In St. Petersburg, friends and relatives who showed up at Pulkovo Airport to meet the flight were shuttled to the nearby Crowne Plaza hotel. They remained cordoned off in a corner of the lobby, awaiting developments. ARussian Orthodox priest and at least one grief counselor circled among them.
Nina, an elderly woman who gave only her first name, said she was waiting to give a sample of her DNA, requested from all the relatives to help identify the victims. “I saw the news on television, so I came,” she said. Her son Alexei, 45, and his fiancée, Natasha, had been vacationing in Egypt.
President Vladimir V. Putin of Russia ordered the establishment of a state commission to investigate the crash. The Russian government also sent a plane from its emergency services to take a team of investigators to the scene.
Mr. Putin declared Sunday a day of mourning for the victims. Russian news reports said the crash was the worst aviation disaster in Russian history.
A criminal investigation began with searches of the airline’s offices to make sure the plane was in compliance with Russian safety standards, according to a statement on the website of the Investigative Committee, the main government agency for criminal inquiries.
The plane was operated by Kogalymavia, which is privately owned and flies planes under the name Metrojet. There was nothing remarkable about the airline’s safety record, though the fuel tank on one of its planes exploded before departure from the Siberian city of Surgut in 2011, and the ensuing fire killed three people.
The airline issued a statement saying that the plane had been in good working order and in the hands of experienced pilots.
“In 2014, the airplane has undergone factory maintenance in accordance with the factory specifications,” the statement said. “All requirements of preflight technical maintenance were fulfilled in full and on time.”
Russian news reports quoted unidentified sources as saying that the crew had recently complained about problems with one of the two engines on the plane that crashed, but there was no official confirmation.
The sharp drop in the value of the ruble and tensions with the West over the past year have sharply diminished the number of Russians traveling abroad. But Egypt remained the No. 1 tourist destination for Russians leaving the country in the first six months of 2015, with more than a million Russians vacationing there, according to the Russian federal agency for tourism. A basic package tour including a flight, hotel and meals can be had for as little as $500 or $600 a week.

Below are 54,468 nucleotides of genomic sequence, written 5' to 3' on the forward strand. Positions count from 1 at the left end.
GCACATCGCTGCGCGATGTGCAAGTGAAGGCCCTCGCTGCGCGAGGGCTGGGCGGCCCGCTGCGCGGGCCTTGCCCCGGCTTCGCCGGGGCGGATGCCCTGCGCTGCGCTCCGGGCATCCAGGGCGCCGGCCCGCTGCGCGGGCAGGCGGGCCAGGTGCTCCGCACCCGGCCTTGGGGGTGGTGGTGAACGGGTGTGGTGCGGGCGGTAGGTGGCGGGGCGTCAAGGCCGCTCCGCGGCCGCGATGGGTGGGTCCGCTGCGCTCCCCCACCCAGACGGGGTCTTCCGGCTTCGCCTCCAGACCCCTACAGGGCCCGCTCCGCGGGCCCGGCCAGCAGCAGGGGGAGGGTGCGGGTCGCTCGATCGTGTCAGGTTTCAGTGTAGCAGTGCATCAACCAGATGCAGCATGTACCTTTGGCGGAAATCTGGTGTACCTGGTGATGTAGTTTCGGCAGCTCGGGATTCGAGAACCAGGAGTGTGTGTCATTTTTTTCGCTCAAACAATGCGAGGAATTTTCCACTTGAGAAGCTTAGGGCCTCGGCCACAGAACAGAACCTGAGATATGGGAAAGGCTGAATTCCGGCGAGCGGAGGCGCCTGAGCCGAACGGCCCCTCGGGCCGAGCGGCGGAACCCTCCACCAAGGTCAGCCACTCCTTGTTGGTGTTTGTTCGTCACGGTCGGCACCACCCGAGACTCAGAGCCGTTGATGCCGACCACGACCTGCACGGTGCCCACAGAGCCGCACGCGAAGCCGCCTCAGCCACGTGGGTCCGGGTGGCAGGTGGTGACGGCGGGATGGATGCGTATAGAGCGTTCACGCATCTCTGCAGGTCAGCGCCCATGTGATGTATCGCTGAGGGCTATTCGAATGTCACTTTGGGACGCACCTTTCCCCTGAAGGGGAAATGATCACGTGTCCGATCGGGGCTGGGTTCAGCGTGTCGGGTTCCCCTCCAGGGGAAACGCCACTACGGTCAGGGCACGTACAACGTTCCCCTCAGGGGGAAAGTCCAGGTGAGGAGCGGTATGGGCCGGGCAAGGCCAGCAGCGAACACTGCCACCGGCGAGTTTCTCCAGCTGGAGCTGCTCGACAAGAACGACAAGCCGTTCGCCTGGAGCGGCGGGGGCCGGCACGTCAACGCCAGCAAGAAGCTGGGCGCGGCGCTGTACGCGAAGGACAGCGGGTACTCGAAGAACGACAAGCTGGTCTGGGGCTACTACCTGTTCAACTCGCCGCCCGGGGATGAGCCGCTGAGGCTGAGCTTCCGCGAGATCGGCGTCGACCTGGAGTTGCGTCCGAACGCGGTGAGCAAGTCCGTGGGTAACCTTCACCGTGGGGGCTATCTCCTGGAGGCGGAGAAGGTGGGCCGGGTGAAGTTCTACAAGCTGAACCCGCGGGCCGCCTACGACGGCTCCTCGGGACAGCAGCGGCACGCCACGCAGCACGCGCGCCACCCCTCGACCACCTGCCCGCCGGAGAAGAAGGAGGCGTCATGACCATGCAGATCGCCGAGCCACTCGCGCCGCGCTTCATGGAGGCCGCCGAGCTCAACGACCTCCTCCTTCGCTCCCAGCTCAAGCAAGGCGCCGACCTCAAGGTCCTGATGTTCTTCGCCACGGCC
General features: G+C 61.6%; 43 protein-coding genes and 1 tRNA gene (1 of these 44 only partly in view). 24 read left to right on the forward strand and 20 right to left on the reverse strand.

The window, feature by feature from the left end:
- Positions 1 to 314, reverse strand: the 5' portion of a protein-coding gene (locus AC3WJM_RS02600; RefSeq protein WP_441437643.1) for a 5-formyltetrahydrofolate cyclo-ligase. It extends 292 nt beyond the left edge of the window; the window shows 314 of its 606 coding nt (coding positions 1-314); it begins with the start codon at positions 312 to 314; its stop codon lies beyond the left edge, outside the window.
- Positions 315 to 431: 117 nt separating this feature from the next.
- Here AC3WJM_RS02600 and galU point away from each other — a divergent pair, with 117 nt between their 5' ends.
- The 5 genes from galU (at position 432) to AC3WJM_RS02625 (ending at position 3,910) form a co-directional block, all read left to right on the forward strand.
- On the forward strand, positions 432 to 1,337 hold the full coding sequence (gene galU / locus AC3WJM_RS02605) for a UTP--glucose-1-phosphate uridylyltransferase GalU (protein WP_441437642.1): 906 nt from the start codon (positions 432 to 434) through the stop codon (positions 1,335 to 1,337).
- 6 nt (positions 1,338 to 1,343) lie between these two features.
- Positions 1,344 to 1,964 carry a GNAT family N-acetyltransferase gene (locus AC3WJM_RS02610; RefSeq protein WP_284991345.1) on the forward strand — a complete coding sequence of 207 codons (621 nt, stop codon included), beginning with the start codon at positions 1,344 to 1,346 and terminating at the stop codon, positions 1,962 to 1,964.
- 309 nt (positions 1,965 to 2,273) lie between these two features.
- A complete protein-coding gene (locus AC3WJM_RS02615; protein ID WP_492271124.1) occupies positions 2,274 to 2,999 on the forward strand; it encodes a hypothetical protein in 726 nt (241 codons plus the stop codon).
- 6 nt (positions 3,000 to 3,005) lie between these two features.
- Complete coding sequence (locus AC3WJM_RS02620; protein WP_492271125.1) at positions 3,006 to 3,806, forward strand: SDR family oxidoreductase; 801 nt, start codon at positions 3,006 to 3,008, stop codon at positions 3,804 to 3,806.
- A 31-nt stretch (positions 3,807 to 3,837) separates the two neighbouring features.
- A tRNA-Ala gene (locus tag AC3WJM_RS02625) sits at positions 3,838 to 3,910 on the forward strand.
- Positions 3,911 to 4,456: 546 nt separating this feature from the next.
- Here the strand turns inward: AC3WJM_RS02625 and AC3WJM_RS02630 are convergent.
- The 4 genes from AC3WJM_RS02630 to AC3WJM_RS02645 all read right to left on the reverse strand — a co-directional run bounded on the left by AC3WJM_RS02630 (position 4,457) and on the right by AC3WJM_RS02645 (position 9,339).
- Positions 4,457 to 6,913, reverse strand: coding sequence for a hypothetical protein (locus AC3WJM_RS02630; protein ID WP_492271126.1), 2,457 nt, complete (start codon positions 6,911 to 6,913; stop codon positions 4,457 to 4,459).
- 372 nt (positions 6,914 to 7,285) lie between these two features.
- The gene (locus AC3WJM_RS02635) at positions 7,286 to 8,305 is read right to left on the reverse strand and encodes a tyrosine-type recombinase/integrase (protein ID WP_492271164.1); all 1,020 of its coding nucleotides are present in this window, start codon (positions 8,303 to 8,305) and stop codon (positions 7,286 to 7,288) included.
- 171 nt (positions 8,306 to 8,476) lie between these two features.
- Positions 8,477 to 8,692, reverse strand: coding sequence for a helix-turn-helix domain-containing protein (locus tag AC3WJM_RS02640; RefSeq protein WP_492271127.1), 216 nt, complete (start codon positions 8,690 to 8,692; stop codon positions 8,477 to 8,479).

Apart from coastal resorts in the south, much of the Sinai Peninsula is a closed military zone, with a long-running insurgency by jihadist groups against the government of President Abdel Fattah el-Sisi.
In the claim of responsibility, which the SITE Intelligence Group said was issued by the Sinai Province of the Islamic State, the terrorists indicated that they had shot the plane down in retaliation for Russia’s military actions in Syria.
Generally, analysts have noted that the Islamic State does not issue official statements for attacks it has not carried out. That is less true for its followers, however. “Soldiers of the Caliphate were able to down a Russian airplane over Sinai province,” the statement said. “It was carrying on board more than 220 Russian crusaders. O Russians and whoever is allied with you, know that you neither have safety in the lands of Muslims nor in the air, and that killing dozens every day” in Syria “by the bombardment of your aircraft will bring calamity on you.”
It is unclear what weapon systems the Sinai branch of the Islamic State has. French officials and weapons manuals recovered in Mali confirmed in 2013 that Al Qaeda’s branch in North Africa possessed SA-7a and SA-7b surface-to-air missiles, which are capable of shooting down a commercial plane during takeoff and landing but do not have the range to hit an aircraft at high altitude.
Members of Al Qaeda’s branch in Africa have defected to the Islamic State, but it is unclear if they brought weapons with them.
The Sinai branch of the Islamic State has displayed the capability to shoot down an aircraft on at least one occasion. In January 2014, when the group was known as Ansar Beit al-Maqdis and had not yet linked itself to the Islamic State, the militants used a Manpad portable missile launcher to take down an Egyptian military helicopter. This summer, the group also hit an Egyptian naval vessel in the Mediterranean with a guided missile.